InvestOps Europe 2020

16 - 18 September, 2020

Business Design Centre | London

+44 (0) 207 368 9465

9:00 - Opening Keynote Interview: Overcoming operational efficiency challenges - What are the top 3 critical success factors for building a streamlined, cost-efficient investment operations division in 2020?

  • In 2020, operations will be the battleground in the search for alpha, not the front-office, and the next decade will be one where operations becomes ‘sexy’.

  • The make-up of investment operations teams, will see “less ditch diggers and more cathedral builders” as there are less specialists and more people working end-to-end.

  • BlackRock speaker says “If we’re not end-to-end in the way we think we’re stuck” as he looks to bring people from trading into ops, and vice-versa to have a team with multiple subject matter expertise.

  • Continuing a common thread from this event, both speakers say the make-up of the team is also including a lot more technologists and developers working alongside those in the business functions.

  • Both speakers say they don’t look at anything we do in investment operations as proprietary.

  • As fees are going down the markets we are in are more complex. Beginning to do a lot more with less folks, in more regions, with less scale. Cost pressures to do more with less, regulatory pressures are never ending.

  • Interesting angle on investing in innovation – Vanguard are looking at giving different functions a budget to see what they can come up with, as an alternative to funding per project.

9:20 - All Star Panel: Spending smart instead of spending big - How can you overcome legacy architecture and integrate agile, future-proof technology to maximise front-to-back efficiency?

  • What asset managers are trying to build are operations that are as scalable as possible. The areas to invest are the ones where we are not scalable.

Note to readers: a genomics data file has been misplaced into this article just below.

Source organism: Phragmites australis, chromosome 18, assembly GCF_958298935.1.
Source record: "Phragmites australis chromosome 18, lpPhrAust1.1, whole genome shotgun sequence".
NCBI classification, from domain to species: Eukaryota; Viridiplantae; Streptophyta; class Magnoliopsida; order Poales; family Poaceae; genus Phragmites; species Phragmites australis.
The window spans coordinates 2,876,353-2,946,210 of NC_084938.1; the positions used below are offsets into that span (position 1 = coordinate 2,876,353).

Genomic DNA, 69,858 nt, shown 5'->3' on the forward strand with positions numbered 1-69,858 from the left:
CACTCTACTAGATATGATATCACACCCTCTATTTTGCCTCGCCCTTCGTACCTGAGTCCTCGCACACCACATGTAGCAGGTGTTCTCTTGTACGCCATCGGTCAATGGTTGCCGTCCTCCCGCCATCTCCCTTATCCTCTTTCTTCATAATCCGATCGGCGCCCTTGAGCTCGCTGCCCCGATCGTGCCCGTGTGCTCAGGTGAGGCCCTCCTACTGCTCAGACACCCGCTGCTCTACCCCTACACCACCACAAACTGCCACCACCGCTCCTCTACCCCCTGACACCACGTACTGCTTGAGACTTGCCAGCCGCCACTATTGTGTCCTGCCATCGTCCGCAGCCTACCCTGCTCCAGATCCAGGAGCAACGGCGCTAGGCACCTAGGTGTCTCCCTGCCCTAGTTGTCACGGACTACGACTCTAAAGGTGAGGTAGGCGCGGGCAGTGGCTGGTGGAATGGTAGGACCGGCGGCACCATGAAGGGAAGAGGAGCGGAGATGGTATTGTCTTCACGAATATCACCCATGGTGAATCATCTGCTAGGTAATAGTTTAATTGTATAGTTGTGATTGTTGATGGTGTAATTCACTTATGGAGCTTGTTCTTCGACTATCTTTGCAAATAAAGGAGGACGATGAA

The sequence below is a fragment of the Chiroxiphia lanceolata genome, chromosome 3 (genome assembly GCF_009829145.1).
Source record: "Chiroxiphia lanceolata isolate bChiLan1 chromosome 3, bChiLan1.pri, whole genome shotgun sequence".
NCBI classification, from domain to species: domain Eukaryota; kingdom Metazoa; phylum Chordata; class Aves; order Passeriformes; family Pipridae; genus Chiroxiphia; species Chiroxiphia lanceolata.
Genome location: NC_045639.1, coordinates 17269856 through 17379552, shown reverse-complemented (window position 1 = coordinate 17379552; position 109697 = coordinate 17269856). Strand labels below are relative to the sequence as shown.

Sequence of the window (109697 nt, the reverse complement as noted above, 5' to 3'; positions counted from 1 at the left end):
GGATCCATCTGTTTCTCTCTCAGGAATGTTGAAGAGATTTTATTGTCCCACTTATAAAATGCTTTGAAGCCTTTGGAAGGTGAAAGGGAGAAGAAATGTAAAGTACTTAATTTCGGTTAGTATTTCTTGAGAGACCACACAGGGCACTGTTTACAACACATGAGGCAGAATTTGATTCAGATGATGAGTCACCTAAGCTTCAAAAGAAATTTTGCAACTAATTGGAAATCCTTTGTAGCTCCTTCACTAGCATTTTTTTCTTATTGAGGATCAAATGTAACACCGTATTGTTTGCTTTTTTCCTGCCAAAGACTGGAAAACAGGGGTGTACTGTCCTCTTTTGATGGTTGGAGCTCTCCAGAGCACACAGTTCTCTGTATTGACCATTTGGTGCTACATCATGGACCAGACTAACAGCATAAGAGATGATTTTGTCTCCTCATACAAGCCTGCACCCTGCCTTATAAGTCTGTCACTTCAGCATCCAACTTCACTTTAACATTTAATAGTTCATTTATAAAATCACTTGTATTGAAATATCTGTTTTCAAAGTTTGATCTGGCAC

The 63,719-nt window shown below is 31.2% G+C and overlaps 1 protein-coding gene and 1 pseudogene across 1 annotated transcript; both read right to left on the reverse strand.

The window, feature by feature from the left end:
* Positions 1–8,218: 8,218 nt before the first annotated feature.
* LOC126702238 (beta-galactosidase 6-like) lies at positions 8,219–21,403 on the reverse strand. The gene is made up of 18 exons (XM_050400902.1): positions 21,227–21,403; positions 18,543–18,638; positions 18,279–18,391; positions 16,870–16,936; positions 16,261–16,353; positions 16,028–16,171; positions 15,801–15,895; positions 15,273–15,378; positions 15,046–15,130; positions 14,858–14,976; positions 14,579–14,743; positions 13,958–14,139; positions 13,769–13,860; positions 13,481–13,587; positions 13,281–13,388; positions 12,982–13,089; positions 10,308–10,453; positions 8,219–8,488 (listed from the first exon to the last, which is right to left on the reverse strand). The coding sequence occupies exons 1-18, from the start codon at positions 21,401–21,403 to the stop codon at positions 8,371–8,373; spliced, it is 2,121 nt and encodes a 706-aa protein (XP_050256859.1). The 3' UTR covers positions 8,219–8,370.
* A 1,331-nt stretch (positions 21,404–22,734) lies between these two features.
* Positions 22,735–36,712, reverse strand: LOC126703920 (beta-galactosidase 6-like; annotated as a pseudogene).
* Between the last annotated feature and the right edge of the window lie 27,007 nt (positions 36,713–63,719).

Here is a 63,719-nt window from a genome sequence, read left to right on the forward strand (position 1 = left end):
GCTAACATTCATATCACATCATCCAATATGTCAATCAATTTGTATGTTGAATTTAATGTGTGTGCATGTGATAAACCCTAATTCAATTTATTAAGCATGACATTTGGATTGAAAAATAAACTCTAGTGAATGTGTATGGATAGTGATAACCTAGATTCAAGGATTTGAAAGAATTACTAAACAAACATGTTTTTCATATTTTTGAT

• Everyone within the chain needs to be moving at the same pace in order to introduce new technology stacks and you need to be clear about the operating model you have in different instruments.

  • Operations teams are trying to change the relationship between the back/middle and front office. It used to be that whatever the front wanted they get, the more you dig into that you see the issues it causes in the organisation.

  • The more you can reverse the relationship and have ops teams lead the framework in which the front-office can operate smoothly is very efficient.

  • You don’t want to trade one instrument twice and throw away months of setup. People spend time working with colleagues and investments on projects to deliver new things for them, and the role is listen and work with business analysts, suppliers tech providers to figure out what’s the optimum solution.

  • With M&As, the key thing is about everyone working on the same set of data. When you go through mergers you mix data that should say the same thing. The main thing is to work on reference data.

  • On experience from the Aberdeen and Standard Life merger - The good thing was that both organisations had identified that everything was about data and had embarked on data programmes. We benefited from the fact we’d been through that exercise once already.

  • Aberdeen Standard Life “more outsourced than we’ve ever been before”.

9:40 - Special Guest Speaker: Future-proof yourself - How are RPA, AI and ML going to radically change and shape the future of your profession?

  • What can you do next year that you can’t do this year? There’s not one exponential technology to deal with, there’s multiple. Are you moving to the cloud? Are you using AI, RPAs, augented reality, blockchain, quantum computing? 30 years ago, it was just infrastructure and systems but now it’s hard to keep up. Challenge just trying to keep up.

  • Hundreds of emerging technologies, each tech can transform one industry or many. You should think about technology combinations, because when you combine them you get the future of food production, agriculture, government, smart phones etc.

  • Technologies enabling gene replacement, holograms, mind-reading – one day you’ll be able to live-stream your thoughts to YouTube.

  • Everything is speeding up – so if people say they have a 10-year plan, it’s actually a 7-year plan, as everything is accelerating.

  • If everything is getting faster – could you see a multi-billion dollar business set up in a day.

  • There are potential downsides on reliance on tech.

10:20 - Regulatory Keynote Panel: Which new regulatory changes are expected to shape Buy Side Investment Operations in the year ahead and how can you best prepare for them now

  • One panelist explained they have got over the hump of MiFID II transaction reporting and is now comfortable with handling the flow of information. However, a key challenge now is to make sure that any changes to the business model is accurately reflected in the reporting.

  • SFTR is looming large for many asset managers that will have to report from next year. Some will have to be careful about their counterparties that would need information from them in order to report themselves in April. The speaker from State Street Global Advisors said because their banking parent, State Street, is required to report from April, they have had to bring forward their readiness.